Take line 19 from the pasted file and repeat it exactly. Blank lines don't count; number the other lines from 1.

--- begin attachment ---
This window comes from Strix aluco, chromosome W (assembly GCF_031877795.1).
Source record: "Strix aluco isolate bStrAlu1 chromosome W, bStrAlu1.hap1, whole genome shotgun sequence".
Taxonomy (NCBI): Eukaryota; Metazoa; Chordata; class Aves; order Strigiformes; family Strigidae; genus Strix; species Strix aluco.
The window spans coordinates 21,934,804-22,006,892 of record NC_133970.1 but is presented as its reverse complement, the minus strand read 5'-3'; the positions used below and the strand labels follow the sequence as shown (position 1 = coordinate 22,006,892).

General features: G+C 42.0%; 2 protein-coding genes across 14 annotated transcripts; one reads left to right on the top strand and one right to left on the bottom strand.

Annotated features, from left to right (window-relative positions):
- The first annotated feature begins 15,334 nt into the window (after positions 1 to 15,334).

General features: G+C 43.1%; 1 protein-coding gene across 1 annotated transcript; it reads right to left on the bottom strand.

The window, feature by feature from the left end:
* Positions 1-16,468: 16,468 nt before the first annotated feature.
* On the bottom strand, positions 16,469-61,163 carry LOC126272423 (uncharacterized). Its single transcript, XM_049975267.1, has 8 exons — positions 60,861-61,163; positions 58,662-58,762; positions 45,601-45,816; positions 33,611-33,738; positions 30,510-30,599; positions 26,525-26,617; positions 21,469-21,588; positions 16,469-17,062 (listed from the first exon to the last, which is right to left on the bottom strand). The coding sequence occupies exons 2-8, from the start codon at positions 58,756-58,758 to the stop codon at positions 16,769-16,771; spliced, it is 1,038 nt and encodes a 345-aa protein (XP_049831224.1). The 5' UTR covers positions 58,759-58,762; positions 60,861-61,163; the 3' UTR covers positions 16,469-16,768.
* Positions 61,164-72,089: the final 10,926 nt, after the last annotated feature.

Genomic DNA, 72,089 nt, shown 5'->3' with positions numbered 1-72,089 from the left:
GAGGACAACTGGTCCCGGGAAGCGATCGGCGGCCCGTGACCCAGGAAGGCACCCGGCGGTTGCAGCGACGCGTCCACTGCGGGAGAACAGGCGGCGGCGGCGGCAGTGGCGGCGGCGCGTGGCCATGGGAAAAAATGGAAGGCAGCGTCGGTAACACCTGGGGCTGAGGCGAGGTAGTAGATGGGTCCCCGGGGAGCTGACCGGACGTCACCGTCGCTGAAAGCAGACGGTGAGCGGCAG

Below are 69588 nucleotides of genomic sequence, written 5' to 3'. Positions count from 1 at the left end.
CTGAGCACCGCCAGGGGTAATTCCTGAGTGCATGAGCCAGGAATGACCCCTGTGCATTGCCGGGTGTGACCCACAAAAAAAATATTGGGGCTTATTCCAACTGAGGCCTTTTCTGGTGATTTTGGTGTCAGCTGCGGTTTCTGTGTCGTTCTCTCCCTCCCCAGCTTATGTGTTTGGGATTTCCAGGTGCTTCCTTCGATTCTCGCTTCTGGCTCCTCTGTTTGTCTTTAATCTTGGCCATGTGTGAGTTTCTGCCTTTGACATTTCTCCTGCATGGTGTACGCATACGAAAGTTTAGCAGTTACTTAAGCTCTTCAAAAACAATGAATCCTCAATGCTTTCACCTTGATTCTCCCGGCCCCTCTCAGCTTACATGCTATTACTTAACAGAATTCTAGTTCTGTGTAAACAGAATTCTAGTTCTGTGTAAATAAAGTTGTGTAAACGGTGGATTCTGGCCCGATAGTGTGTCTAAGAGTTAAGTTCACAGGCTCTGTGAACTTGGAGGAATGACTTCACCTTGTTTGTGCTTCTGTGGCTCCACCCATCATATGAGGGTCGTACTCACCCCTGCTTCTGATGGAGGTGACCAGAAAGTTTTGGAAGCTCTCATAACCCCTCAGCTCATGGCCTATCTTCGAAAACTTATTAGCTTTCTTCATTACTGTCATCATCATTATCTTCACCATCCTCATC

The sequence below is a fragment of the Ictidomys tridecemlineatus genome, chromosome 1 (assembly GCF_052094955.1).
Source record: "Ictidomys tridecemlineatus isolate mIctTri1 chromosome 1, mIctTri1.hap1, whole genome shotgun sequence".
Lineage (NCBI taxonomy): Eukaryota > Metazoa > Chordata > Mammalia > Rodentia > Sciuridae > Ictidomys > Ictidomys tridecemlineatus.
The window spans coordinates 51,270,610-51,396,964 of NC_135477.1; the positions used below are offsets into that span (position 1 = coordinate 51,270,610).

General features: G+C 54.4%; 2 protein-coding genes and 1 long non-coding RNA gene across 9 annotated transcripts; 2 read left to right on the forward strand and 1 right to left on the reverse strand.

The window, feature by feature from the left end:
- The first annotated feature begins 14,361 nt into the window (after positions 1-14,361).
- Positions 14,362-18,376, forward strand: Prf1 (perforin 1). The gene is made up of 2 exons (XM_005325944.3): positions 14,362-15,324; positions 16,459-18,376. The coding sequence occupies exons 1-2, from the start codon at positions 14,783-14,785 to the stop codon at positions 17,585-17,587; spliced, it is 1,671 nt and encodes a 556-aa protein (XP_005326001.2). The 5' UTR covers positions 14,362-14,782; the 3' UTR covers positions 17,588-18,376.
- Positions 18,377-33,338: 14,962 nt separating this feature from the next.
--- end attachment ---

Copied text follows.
Lineage (NCBI taxonomy): Eukaryota > Metazoa > Chordata > Mammalia > Rodentia > Sciuridae > Ictidomys > Ictidomys tridecemlineatus.